I grew up in what was considered a lower/middle-class neighborhood in the Bronx, New York, with my parents and sister, Marcia. Everyone I knew lived in small apartments in large buildings, so living in a one-bedroom apartment with four people was just normal living to me. My maternal grandmother lived three blocks away, and I walked to her apartment almost daily, as we were very close. She was a role model to me and a significant influence on how I grew up. She suddenly became a widow when I was only six years old and, after a tough year in her life, she pulled herself together and dedicated the rest of her life to helping and caring for everyone she met. She volunteered at her local temple in their office, answering phones and organizing and writing the first sisterhood newsletter with her many poems and stories. Every Friday night, I watched her light candles with a napkin covering her head. She taught me that when we closed our eyes and sang the prayers, it erased any tension from the week and start anew. I remember how she would feed and give clothes to anyone in the neighborhood in need, even though she did not have anything extra for herself. She always told me no matter what you have, someone has more, and someone has less. We need to care for each other.
On the Jewish holidays, we went to my paternal grandparent’s apartment. They were Orthodox and taught me about the rules of keeping kosher. My grandmother made fresh challah on the morning of each holiday, and the house always smelled so good. Although the prayers my grandfather recited were in Hebrew, we all sat and listened and learned the traditions.
I graduated high school at the age of 16. After a year of working and going to the local community college that we could afford, I visited a friend whose family moved to California. She was dating my future brother-in-law and introduced me to the love of my life, Bill. We were instantly drawn to each other. When we went to the beach, Bill left my side to run over to help a child who was lost and crying because the sand was hot. I saw his compassion for this child and knew he was my soulmate. We eloped three months later and, in 2020, celebrated our 50th wedding anniversary.
We have two loving daughters raised with the love and help from our Reform Jewish Temples. They have also been fortunate and chose their life partners well. Our four grandchildren have all been active in the Reform Jewish communities, becoming B’nai Mitzvahs. They love URJ Jewish summer camps. Our oldest grandchild is now at MIT, and one of the first things she did when she arrived was to find out where the Jewish organizations were located. It makes me proud to know that the next generation of Jewish youth will survive and pass on our traditions and values we taught and passed onto them.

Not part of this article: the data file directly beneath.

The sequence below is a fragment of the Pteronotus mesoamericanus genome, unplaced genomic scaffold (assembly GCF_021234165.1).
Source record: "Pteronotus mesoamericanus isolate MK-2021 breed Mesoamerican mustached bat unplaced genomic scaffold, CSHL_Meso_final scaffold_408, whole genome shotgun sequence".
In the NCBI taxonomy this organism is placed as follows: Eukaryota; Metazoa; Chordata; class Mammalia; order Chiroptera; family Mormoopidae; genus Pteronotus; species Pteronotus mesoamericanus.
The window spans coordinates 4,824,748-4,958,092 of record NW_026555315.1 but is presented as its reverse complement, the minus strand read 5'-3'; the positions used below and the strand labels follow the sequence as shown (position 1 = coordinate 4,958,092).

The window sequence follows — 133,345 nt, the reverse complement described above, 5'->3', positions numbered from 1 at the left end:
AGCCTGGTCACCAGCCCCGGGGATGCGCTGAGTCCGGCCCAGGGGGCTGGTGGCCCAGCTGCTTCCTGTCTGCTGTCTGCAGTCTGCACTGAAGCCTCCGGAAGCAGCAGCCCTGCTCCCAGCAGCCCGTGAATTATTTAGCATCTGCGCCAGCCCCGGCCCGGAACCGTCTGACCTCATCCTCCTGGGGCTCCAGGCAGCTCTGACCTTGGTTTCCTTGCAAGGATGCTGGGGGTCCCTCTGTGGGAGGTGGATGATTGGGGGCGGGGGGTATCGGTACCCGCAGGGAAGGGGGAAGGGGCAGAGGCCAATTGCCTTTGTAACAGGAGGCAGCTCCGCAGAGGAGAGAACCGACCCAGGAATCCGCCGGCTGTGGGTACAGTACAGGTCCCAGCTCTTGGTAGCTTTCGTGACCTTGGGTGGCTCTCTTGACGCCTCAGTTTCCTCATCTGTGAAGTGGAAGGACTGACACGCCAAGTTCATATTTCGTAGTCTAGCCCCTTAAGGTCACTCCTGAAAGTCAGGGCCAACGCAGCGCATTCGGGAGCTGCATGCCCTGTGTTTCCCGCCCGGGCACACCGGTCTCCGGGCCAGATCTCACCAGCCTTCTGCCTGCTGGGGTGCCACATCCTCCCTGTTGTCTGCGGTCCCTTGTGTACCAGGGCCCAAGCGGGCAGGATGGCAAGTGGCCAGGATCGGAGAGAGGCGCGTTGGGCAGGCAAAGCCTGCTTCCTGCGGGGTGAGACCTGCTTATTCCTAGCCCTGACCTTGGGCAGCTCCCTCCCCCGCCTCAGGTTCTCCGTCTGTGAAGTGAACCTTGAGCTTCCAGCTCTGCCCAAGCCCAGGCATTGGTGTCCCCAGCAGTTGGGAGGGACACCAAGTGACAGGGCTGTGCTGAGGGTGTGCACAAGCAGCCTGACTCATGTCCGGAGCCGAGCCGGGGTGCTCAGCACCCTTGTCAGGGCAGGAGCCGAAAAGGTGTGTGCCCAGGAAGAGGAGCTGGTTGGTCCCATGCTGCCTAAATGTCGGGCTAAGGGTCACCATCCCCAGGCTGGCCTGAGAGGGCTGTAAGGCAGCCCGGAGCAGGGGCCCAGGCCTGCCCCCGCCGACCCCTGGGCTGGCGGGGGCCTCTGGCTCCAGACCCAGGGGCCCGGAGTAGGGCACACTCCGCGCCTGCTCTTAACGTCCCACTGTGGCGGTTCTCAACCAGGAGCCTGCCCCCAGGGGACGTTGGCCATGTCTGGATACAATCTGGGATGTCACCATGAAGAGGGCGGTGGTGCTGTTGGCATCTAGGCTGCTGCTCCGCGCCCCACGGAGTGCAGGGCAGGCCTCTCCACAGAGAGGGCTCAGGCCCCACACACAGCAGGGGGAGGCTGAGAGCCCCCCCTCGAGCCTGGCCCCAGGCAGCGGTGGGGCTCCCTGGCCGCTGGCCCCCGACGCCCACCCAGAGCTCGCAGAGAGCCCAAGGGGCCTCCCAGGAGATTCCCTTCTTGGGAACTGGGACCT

I joined Women of Reform Judaism around 1977 when my youngest got involved in Hebrew school classes at temple. My decision to get involved in sisterhood improved my life for the better. I made many great friends over the years. In 2002, I joined the WRJ board and served for several years. In 2006, I became Treasurer of the WRJ Pacific District. Then, I became a Vice President, Area Director, and First Vice President, and in 2012- 2014, I served as President of the Pacific District. Through these experiences, I made many lifelong friends around the country and world. One of the more emotional and heartwarming experiences I will never forget was when my sister passed away from early-onset Alzheimer’s in New York. Many of the women I met through WRJ came to sit Shiva with my daughters and me. Even though my other friends and family were in California, I never felt alone, and this meant more to me than words can ever express. I would not have had these close friends without my WRJ connections. I am grateful for all the many blessings I have received from being involved in WRJ, and I try to pass these blessings on whenever I can.
Even though I am no longer on the WRJ board, I am still involved in my sisterhood at Temple Ahavat Shalom in Northridge, where I am currently Co-Vice President of Ways and Means. My experiences with Reform Judaism have sustained me throughout my life, and I continue to do so at this next chapter in my life.